[Show abstract][Hide abstract] ABSTRACT: In the present investigation, macroscopic sarcocysts of Sarcocystis acanthocolubri were observed in muscles of 42 (4.3%) out of 975 Acanthodactylus sp. lizards collected from different geographical areas in Egypt. The infection rate was 6.4% in Acanthodactylus boskianus, 2.1% in Acanthodactylus sculentus, and 5% in Acanthodactylus paradalis. The highest infection rate was recorded in the lizards captured from Baltem (10% in A. boskianus and 8% in A. paradalis). The infection rate was usually higher in females (7.4%) than in males (3.8%). Moreover, the highest infection rate was recorded in summer (7.53%), autumn (3.57%), and spring (3.11%), and the lowest was recorded in winter (0.91%). Also, old animals had higher infection rates (10.8%) than young ones (0-2.7%). Macrocysts measured 0.95 × 10.12 mm. Both macroscopic and microscopic sarcocysts were enclosed only by a primary cyst wall, which had many finger-like, stalkless, and non-branched protrusions giving it a striated appearance. The primary cyst wall measured 3.9 μm. A dark granulated ground substance was found directly underneath the protrusions and is extended interiorly dividing the cyst cavity into many compartments containing the parasites (metrocytes and merozoites). Metrocytes were found directly under the ground substance and usually multiply asexually by endodyogeny producing two merozoites from each metrocyte. Both metrocytes and merozoites had the apical complex structures characteristic to the genus Sarcocystis. Transmission experiments with three snake species indicated that the snake Spalerosophis diadema is the proper final host belonging to the family Colubridae. The prepatent period was 16 days, while the patent period was 35 days. The results obtained from the present investigation revealed that this is a new species which was named Sarcocystis acanthocolubri.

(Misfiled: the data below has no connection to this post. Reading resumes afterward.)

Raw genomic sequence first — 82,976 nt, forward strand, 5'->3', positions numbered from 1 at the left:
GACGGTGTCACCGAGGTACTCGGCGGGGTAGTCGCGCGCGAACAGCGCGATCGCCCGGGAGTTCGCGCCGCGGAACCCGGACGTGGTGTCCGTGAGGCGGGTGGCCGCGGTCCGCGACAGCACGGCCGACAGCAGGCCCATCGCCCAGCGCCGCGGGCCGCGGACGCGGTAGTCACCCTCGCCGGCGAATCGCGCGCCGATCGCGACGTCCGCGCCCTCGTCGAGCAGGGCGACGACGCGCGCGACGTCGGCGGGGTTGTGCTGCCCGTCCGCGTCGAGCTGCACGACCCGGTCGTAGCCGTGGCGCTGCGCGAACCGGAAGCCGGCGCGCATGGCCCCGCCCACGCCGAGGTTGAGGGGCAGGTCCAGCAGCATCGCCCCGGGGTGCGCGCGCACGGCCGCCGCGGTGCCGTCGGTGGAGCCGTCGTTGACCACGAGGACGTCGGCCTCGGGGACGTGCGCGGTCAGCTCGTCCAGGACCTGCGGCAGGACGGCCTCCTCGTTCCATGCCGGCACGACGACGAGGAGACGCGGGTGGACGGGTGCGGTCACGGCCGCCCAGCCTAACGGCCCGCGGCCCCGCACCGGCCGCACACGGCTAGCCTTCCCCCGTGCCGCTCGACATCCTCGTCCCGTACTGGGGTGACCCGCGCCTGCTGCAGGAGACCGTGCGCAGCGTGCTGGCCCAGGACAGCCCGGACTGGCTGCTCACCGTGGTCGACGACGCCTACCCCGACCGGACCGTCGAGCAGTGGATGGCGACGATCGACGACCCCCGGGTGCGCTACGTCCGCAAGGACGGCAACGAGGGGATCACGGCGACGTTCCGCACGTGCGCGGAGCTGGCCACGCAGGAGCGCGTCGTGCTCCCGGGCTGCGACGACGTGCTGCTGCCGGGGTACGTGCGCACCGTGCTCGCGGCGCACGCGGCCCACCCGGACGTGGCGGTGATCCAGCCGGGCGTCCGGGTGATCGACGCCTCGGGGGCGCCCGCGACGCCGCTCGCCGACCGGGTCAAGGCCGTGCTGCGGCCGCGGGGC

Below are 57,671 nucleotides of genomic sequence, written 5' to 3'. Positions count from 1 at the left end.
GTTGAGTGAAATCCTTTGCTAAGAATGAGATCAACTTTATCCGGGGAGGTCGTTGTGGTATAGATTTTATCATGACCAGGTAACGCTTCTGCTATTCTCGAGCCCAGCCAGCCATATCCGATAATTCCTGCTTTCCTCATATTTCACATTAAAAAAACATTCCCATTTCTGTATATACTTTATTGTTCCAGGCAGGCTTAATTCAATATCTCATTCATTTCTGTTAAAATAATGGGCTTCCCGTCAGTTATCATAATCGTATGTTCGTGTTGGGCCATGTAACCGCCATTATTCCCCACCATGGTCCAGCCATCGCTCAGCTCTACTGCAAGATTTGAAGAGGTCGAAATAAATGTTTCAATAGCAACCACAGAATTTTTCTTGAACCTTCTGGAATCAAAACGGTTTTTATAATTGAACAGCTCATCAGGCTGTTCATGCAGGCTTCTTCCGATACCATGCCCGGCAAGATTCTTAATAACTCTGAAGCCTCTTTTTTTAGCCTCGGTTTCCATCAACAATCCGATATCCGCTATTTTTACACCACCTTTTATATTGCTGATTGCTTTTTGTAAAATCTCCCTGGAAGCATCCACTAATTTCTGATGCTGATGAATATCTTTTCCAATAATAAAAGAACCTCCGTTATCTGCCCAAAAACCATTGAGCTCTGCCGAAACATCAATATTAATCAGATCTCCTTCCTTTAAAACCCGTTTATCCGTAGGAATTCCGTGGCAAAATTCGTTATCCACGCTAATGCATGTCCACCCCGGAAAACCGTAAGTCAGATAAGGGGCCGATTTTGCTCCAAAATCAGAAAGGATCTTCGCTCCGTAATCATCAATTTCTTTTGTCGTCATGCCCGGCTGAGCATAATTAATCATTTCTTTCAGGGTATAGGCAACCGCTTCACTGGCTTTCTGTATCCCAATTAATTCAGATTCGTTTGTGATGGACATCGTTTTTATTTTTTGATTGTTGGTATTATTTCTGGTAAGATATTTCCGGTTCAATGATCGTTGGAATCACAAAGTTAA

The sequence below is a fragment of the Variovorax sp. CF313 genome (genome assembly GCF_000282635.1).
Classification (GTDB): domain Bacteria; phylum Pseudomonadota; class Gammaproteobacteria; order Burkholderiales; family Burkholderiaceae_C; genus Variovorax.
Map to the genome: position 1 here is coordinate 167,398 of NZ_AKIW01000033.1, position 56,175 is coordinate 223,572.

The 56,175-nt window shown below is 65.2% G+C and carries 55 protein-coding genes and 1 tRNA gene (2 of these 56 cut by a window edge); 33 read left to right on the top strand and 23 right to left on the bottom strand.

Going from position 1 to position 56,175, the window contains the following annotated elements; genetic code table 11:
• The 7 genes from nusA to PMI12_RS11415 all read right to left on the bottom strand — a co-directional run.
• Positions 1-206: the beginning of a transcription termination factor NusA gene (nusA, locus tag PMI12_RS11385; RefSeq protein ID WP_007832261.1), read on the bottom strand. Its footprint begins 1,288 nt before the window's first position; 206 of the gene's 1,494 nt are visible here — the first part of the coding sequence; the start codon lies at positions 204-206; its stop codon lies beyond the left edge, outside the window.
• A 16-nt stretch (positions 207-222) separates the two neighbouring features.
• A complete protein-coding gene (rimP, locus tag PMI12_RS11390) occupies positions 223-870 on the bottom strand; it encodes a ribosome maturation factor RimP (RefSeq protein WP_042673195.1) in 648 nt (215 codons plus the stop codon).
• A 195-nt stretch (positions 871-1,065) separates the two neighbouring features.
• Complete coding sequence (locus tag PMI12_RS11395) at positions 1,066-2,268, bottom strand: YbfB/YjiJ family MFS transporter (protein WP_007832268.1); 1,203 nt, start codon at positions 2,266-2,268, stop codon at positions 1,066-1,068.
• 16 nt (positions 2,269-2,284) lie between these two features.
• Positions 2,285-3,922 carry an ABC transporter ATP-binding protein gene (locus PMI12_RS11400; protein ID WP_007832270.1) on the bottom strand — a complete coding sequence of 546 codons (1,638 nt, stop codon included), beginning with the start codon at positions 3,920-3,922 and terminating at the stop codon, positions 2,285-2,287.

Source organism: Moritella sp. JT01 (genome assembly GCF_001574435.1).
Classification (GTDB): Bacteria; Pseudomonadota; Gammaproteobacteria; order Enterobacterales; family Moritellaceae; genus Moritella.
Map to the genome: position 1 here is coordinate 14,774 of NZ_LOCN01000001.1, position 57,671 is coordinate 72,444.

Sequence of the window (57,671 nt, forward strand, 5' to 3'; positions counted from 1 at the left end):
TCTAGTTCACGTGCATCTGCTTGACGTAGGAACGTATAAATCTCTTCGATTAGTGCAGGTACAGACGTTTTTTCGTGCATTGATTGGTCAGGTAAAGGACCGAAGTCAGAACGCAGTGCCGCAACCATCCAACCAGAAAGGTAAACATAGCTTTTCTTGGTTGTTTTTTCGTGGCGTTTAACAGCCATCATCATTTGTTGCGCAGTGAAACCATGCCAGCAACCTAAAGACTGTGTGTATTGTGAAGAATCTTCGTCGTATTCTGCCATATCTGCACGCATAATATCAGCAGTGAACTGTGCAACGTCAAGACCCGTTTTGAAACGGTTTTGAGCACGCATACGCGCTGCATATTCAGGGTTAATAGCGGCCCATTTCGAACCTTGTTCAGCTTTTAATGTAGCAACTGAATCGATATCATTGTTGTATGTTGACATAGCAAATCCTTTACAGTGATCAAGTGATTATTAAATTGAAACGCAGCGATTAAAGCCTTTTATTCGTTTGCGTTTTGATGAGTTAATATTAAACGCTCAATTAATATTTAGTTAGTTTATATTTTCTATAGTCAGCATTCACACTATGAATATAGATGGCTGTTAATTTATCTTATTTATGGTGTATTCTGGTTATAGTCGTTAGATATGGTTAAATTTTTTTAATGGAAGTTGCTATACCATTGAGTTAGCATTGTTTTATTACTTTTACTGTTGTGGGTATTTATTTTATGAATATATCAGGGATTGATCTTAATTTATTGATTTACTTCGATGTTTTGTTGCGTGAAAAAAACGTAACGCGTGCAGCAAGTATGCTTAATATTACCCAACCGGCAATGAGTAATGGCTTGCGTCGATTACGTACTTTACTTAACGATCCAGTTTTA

Parasitology Research 06/2011; 110(1):355-62. DOI:10.1007/s00436-011-2496-z · 2.10 Impact Factor
[Show abstract][Hide abstract] ABSTRACT: Cysts of Sarcocystis capracanis obtained from infected goats were examined to clarify the effect of the parasite on the host. Muscle tissues from fresh oesophagus, tongue, diaphragm and skeletal muscles of 680 goats were slaughtered in the main abattoir of Cairo, Egypt and they were examined microscopically for Sarcocystis infection for the first time in Egypt. 540 out of 680 (79.4%) of examined goats were found to be infected with Sarcocystis sp. The infection was recorded firstly by light microscopy as spindle shaped cysts embedded in the muscle tissues. The validity of this species as S. capracanis was confirmed by means of ultrastructural characteristics of the primary cyst wall which revealed the presence of thick-radially striated wall with finger like projections, underlined by a thick layer of ground substance enclosing the developing metrocytes and merozoites that usually contain nearly all the structures of the apical complex and fill the interior cavity of the cyst. The cyst cavity is divided by many septa extending from the ground substance and producing large number of chambers. An experimental infection using the highly infected muscles was carried out to determine the final host, which is dog. Smears of intestinal epithelium were taken to examine the endogenous stages (gamogony and sporogony) by means of light microscopy. These stages were mainly observed as to infect the lamina propria of the posterior third of the small intestine. Gamogony and zygote formation (fertilization) occurred 2-8 days post infection, while sporulation took place within the final host 13-15 days and sporocysts were passed within faeces of the infected puppies at that time. The prepatent period of S. capracanis was 12-15 days, while the patent period was extended to 37 days. In goats, infection with S. capracanis led to the loss of weight, anaemia, abortion and even death in cases of heavy infection. While bleeding, watery faeces filled with mucous on 5th and 8th day p.i. as well as intestinal lesions are the pathogenic effects occurred in puppies after experimental infection.